Linked by Thom Holwerda on Fri 29th Jan 2010 16:26 UTC
Microsoft Microsoft presented the results for its second quarter of the 2010 fiscal year yesterday, which ended on December 29 2009. As it turns out, thanks to sales of Windows 7, Microsoft experienced a record quarter, which is especially welcome after the previous two lacklustre ones. It sold 60 million Windows 7 licenses during this record quarter.
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StaubSaugerNZ
Member since:
2007-07-13


Also, I wouldn't call XP a "lackluster release." It had problems, yes, but maintaining 90%+ market share for as long as it did is far from "lackluster," in my opinion.


I don't disagree with your statement but that "90%+" market share is on the desktop only. In the other markets (server, netbook, mobile, embedded) the penetration is not nearly as much. It is worth qualifying your statements to make them more accurate - otherwise you look like a fanboi that thinks all of computing is the desktop only.

Edited 2010-01-29 21:10 UTC

Reply Parent Score: 2

nt_jerkface Member since:
2009-08-26

I don't disagree with your statement but that "90%+" market share is on the desktop only.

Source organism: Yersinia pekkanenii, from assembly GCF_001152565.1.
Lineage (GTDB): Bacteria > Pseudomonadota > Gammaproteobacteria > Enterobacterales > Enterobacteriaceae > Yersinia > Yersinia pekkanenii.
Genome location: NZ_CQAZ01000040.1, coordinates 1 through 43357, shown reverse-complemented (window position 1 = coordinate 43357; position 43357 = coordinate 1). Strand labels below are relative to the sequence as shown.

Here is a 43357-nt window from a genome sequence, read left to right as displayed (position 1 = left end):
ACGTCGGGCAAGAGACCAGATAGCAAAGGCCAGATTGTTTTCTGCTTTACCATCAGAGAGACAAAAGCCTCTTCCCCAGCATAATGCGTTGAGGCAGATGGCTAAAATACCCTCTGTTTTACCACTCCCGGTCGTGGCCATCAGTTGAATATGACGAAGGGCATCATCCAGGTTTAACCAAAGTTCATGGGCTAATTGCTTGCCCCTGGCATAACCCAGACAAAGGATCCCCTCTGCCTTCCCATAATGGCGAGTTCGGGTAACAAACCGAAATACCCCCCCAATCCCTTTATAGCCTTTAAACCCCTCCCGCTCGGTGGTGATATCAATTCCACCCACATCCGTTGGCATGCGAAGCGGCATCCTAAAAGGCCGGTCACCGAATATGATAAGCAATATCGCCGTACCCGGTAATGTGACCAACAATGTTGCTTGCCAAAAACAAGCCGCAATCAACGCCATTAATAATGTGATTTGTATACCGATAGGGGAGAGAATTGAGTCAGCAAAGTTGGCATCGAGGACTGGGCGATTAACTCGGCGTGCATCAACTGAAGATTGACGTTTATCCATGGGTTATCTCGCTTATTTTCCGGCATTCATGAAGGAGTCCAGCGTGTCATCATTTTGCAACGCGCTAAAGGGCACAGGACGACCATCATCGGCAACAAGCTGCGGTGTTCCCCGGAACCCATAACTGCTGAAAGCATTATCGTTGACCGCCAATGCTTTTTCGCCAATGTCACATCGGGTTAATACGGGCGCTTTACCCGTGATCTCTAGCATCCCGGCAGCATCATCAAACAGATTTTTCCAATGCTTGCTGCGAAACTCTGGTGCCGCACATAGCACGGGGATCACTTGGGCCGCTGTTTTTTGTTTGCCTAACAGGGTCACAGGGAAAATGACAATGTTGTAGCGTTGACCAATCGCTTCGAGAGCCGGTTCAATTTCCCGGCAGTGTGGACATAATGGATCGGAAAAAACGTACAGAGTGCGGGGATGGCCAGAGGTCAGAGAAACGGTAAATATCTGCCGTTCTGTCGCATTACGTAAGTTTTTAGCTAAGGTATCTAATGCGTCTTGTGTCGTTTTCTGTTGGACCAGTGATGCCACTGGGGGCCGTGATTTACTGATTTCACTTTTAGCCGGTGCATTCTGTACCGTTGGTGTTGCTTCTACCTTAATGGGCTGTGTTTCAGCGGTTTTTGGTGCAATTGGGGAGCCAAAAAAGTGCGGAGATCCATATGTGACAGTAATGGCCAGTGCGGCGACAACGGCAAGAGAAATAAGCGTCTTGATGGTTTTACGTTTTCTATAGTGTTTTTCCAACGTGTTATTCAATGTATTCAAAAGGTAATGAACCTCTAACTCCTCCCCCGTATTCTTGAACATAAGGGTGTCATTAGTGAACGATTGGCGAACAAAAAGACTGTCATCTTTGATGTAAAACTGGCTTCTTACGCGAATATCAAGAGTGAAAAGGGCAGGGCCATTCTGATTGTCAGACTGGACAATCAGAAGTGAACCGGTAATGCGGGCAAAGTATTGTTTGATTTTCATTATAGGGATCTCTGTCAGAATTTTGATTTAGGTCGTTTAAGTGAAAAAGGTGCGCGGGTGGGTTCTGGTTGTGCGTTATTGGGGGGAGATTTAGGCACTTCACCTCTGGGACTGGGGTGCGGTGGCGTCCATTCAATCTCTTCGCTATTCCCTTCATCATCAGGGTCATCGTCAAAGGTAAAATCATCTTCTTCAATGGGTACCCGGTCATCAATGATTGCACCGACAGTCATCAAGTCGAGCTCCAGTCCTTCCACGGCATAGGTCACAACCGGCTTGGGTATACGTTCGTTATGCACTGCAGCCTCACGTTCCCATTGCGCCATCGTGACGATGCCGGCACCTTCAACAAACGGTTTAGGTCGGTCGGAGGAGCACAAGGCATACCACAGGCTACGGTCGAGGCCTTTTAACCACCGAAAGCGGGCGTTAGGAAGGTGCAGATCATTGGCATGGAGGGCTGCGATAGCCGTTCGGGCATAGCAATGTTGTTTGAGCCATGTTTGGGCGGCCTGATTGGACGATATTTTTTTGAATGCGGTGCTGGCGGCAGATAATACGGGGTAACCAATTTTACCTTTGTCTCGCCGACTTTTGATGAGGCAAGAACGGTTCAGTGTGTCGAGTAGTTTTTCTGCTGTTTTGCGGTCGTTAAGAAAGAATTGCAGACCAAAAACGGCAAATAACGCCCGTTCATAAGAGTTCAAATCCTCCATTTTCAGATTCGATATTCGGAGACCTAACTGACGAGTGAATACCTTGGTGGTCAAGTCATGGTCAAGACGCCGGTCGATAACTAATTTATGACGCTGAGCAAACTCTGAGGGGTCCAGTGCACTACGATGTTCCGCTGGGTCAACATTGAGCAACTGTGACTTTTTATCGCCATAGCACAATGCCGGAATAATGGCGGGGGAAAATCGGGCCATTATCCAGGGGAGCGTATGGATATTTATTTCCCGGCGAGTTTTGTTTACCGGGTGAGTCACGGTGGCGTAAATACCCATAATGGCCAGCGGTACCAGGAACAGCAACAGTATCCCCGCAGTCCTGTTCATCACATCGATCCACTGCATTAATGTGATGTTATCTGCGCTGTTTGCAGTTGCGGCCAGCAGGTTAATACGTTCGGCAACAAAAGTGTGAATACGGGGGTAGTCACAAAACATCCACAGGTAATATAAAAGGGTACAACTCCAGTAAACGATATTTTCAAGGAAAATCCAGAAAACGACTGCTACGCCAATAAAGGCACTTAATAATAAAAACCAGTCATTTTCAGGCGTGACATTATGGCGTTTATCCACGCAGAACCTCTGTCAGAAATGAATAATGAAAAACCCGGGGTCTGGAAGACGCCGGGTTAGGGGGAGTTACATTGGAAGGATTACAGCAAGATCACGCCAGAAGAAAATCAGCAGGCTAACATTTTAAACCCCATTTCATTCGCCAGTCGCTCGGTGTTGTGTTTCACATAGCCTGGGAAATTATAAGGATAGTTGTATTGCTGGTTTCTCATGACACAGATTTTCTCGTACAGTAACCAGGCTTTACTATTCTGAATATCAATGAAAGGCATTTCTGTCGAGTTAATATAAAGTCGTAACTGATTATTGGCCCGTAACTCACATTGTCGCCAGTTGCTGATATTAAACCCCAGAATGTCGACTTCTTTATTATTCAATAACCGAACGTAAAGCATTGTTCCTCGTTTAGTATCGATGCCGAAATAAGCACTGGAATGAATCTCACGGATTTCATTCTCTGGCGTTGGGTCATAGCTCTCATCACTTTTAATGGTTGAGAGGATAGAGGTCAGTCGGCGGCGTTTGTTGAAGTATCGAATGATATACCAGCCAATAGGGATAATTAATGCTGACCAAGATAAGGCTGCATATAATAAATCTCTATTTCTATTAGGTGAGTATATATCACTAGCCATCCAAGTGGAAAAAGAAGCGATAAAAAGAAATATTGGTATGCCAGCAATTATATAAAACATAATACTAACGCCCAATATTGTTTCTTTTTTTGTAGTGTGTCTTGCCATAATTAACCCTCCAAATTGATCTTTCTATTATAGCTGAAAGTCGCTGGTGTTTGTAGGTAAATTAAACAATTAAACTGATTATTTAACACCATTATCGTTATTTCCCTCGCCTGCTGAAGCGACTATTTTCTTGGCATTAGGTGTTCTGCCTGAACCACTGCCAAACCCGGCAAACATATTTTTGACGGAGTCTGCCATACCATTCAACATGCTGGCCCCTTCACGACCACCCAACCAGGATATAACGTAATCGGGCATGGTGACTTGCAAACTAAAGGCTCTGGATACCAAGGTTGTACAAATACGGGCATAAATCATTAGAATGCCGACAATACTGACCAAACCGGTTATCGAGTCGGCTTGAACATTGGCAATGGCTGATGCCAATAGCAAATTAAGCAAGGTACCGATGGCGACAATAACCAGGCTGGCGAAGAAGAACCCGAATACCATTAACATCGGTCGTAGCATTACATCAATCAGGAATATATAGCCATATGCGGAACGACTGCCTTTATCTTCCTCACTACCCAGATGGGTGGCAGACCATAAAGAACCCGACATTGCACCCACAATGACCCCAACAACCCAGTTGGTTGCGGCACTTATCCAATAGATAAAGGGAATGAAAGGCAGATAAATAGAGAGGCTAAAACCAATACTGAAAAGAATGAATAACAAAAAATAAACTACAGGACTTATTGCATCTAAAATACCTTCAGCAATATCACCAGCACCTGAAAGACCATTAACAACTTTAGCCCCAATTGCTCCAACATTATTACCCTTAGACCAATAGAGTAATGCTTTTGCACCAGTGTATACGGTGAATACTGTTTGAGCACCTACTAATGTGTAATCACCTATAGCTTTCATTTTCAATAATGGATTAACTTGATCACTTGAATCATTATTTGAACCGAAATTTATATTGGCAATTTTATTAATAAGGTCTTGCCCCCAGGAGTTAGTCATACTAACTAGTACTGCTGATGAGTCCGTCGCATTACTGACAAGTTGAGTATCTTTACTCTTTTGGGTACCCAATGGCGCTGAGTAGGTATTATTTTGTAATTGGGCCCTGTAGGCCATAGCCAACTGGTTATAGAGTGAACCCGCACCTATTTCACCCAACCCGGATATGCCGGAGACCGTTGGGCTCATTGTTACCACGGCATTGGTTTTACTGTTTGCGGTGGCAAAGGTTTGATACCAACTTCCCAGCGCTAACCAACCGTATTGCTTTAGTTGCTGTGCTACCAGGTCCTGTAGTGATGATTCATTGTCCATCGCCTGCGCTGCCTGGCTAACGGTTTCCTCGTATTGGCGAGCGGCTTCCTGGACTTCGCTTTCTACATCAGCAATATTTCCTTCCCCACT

Well that should be pretty obvious since he was talking about XP which is a desktop OS.

Reply Parent Score: 2

Bill Shooter of Bul Member since:
2006-07-14

True, but anyone who runs windows xp as a server OS is crazy. Its a desktop OS, its pretty safe to assume when talking about a desktop os what anything we say about it is referring to its intended use as a desktop OS.

Reply Parent Score: 2

StaubSaugerNZ Member since:
2007-07-13

True, but anyone who runs windows xp as a server OS is crazy. Its a desktop OS, its pretty safe to assume when talking about a desktop os what anything we say about it is referring to its intended use as a desktop OS.


Nope, people still try it. Qualifying your statement makes it explicit what you are talking about (yes, you do have to be accurate on a forum such as this).

Reply Parent Score: 2

phoenix Member since:
2005-07-11

True, but anyone who runs windows xp as a server OS is crazy. Its a desktop OS, its pretty safe to assume when talking about a desktop os what anything we say about it is referring to its intended use as a desktop OS.


Depends what your needs are. Would you really install Windows Server 2003 if all you need is a simple file server and to share a single printer (and you didn't know anything about configuring/using Samba/CUPS)? Or would you just install XP, share a folder, install the printer drivers, and share the printer?

If you need a simple box to run a single file share to house an Access database that will be used by multiple people, would you go to the effort of installing/configuring/managing a server version of Windows? Or just install XP, install Office, and share a folder? (Yes, we do this, for that one stupid Access database ... personally, I think Access should be nuked!)

Just because it's a "server" doesn't mean it needs a server-optimised OS.

Reply Parent Score: 2